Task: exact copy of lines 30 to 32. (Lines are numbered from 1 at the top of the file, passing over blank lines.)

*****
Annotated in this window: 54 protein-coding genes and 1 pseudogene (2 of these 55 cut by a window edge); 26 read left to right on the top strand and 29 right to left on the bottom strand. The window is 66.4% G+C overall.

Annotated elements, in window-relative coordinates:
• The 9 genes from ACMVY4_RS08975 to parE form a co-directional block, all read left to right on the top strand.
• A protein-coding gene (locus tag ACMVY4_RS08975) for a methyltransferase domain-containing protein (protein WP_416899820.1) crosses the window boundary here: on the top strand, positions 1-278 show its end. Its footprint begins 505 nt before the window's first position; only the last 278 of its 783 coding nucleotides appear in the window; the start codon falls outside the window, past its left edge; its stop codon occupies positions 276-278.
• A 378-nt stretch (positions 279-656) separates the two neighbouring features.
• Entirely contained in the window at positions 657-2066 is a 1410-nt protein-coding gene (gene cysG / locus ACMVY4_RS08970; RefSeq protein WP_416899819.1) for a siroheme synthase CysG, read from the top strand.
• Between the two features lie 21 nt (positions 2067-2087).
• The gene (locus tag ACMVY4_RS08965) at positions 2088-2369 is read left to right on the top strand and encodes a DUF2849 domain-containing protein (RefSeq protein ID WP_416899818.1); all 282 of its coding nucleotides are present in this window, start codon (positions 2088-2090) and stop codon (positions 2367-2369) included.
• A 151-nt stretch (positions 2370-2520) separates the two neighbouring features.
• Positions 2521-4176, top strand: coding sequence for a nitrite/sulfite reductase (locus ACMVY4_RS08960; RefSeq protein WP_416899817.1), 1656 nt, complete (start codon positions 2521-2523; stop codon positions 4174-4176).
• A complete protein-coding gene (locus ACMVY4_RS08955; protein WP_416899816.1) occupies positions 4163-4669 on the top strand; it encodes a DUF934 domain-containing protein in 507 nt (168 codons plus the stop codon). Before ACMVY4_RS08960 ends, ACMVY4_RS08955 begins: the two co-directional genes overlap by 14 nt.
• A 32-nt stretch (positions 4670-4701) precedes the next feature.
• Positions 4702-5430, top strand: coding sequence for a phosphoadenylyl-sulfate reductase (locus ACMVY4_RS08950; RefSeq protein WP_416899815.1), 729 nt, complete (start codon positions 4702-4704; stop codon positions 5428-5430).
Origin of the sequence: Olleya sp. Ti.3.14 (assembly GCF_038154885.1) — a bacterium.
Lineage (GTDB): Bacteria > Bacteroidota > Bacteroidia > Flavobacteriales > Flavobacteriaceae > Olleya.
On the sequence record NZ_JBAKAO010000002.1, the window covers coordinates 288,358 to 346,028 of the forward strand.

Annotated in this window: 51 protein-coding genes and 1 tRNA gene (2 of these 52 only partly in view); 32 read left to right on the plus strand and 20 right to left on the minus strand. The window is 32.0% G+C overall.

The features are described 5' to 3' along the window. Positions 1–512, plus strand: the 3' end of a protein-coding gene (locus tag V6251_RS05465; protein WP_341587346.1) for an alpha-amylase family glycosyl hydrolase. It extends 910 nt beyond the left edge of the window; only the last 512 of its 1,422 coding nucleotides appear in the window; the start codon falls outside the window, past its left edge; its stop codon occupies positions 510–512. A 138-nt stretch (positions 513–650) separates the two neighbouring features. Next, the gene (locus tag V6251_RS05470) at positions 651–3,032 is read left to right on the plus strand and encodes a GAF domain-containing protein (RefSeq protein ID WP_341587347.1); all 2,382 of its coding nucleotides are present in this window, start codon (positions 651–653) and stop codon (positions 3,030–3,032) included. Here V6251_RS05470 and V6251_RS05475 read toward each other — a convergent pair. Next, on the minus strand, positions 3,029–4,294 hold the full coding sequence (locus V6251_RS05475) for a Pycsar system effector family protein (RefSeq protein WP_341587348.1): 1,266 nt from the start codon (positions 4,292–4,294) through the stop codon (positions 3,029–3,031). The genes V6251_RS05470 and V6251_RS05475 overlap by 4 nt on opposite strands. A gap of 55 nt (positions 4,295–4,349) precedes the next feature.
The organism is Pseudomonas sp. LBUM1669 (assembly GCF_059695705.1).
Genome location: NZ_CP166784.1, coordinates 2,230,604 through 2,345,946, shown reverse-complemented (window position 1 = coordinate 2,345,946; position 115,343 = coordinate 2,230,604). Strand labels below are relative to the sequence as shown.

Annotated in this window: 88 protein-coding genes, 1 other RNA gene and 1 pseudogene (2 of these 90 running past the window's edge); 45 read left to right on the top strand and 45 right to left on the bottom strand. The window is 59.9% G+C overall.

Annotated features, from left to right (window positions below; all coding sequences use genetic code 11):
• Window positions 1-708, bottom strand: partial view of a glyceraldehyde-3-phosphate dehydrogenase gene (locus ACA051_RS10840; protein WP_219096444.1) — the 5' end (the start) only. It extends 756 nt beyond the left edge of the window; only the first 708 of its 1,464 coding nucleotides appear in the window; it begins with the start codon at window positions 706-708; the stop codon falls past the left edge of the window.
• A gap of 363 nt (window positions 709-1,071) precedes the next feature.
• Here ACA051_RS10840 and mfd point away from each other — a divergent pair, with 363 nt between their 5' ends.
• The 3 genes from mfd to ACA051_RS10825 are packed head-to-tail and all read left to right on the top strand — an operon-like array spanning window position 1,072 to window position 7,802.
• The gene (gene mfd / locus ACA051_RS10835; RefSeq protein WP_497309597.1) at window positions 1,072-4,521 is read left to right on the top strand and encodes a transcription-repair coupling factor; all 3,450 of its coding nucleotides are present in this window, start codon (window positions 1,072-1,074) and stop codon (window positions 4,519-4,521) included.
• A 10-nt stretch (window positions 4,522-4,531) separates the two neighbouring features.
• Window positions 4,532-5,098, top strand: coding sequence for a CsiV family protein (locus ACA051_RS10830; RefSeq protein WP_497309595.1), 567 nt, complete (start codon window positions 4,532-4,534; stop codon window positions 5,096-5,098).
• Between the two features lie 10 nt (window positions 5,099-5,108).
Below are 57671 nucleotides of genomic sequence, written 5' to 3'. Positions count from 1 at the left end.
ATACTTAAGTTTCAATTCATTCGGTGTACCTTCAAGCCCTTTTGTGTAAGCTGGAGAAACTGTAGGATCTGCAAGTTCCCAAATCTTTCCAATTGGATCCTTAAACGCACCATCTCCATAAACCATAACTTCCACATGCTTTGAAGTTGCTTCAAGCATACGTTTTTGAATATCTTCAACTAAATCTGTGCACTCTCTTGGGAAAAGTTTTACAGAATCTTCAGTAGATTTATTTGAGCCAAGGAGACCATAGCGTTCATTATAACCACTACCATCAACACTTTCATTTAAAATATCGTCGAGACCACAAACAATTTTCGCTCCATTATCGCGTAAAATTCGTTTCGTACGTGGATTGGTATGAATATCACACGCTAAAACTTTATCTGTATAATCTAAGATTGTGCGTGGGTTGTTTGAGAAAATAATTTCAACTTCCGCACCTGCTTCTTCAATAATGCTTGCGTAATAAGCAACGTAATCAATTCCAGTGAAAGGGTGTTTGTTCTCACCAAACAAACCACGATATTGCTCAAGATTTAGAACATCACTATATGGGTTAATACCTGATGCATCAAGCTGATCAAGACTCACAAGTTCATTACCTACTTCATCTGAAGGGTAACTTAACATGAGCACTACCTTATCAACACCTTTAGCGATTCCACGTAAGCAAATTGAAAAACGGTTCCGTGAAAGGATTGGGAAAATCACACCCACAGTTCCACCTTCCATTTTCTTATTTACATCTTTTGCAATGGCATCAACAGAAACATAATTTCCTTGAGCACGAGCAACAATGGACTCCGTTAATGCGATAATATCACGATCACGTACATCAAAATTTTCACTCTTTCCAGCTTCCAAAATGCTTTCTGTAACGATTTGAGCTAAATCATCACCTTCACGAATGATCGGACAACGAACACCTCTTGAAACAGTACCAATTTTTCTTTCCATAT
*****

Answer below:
• Between the two features lie 10 nt (window positions 5,099-5,108).
Below are 57671 nucleotides of genomic sequence, written 5' to 3'. Positions count from 1 at the left end.
ATACTTAAGTTTCAATTCATTCGGTGTACCTTCAAGCCCTTTTGTGTAAGCTGGAGAAACTGTAGGATCTGCAAGTTCCCAAATCTTTCCAATTGGATCCTTAAACGCACCATCTCCATAAACCATAACTTCCACATGCTTTGAAGTTGCTTCAAGCATACGTTTTTGAATATCTTCAACTAAATCTGTGCACTCTCTTGGGAAAAGTTTTACAGAATCTTCAGTAGATTTATTTGAGCCAAGGAGACCATAGCGTTCATTATAACCACTACCATCAACACTTTCATTTAAAATATCGTCGAGACCACAAACAATTTTCGCTCCATTATCGCGTAAAATTCGTTTCGTACGTGGATTGGTATGAATATCACACGCTAAAACTTTATCTGTATAATCTAAGATTGTGCGTGGGTTGTTTGAGAAAATAATTTCAACTTCCGCACCTGCTTCTTCAATAATGCTTGCGTAATAAGCAACGTAATCAATTCCAGTGAAAGGGTGTTTGTTCTCACCAAACAAACCACGATATTGCTCAAGATTTAGAACATCACTATATGGGTTAATACCTGATGCATCAAGCTGATCAAGACTCACAAGTTCATTACCTACTTCATCTGAAGGGTAACTTAACATGAGCACTACCTTATCAACACCTTTAGCGATTCCACGTAAGCAAATTGAAAAACGGTTCCGTGAAAGGATTGGGAAAATCACACCCACAGTTCCACCTTCCATTTTCTTATTTACATCTTTTGCAATGGCATCAACAGAAACATAATTTCCTTGAGCACGAGCAACAATGGACTCCGTTAATGCGATAATATCACGATCACGTACATCAAAATTTTCACTCTTTCCAGCTTCCAAAATGCTTTCTGTAACGATTTGAGCTAAATCATCACCTTCACGAATGATCGGACAACGAACACCTCTTGAAACAGTACCAATTTTTCTTTCCATAT